Alongside Heather, I delivered a session on Oracy (using talk in a dialogic classroom to aid learning) in Maths and Science. Visitors can often easily see how to embed talk into traditionally “softer” subjects, but what happens when “there is just a right way to do things”?
Ways to use talk in the maths classroom:
- Through games
- Through physical structures
- Through talk structures
- Through rich tasks
Through games, such as skribble, just a minute, pictionary, articulate, taboo. Often the most common and easy way to introduce talk. One example I am currently enjoying is “Which one doesn’t belong?” , a quick and easy way to spark debate. Easily adaptable to the current topic.
Through physical structures in your classroom. I am a bit obsessed with my whiteboards, which are useful because:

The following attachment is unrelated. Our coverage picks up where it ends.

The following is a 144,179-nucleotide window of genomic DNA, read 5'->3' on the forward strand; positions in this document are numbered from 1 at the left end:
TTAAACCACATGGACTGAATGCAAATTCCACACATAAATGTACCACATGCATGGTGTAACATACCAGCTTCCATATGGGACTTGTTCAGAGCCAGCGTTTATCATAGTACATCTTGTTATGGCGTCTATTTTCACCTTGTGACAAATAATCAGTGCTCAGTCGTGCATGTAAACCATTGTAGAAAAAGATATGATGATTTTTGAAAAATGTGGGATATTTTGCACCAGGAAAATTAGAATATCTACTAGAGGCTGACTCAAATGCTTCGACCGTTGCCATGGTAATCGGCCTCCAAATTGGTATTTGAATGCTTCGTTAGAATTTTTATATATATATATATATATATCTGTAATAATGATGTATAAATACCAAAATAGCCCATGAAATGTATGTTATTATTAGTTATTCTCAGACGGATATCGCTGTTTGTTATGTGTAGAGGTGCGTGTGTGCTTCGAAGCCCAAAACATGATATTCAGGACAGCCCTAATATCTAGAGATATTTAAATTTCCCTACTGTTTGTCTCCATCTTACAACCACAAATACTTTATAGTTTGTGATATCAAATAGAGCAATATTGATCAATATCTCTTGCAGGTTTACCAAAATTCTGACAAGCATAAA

- Everyone can see all the work
- Knowledge spreads quickly across the room
- The non-permanence means there is less fear of starting
- Formative assessment is easy, teacher can survey from centre
- Students are naturally encouraged to talk to each other
More thoughts in a blog here, and example of whiteboards in my classroom below:
Through problem-solving structures. These could be sentence stems, group roles, timed protocols, toolkits… One example, devised by Rachael, is an adaptation of the coaching model.
- Work on the problem for 5 minutes in silence
- Coachee talks for 3 minutes (with talk prompts and key vocab visible for support) about what they have done
- Coach responds for 2 minutes, with further questions and clarifications.
Finally, and most importantly, through rich tasks! This might be a cop-out on my part, but if:
- The students desperately want to solve the problem
- Any individual student is unable to solve the problem alone
Then talk will arise naturally as the easiest way of communicating ideas quickly and efficiently between thinkers. Our job as teachers is to facilitate this, with a few well-placed structures. Talk for the sake of talk is banished.
Some places I go for rich tasks: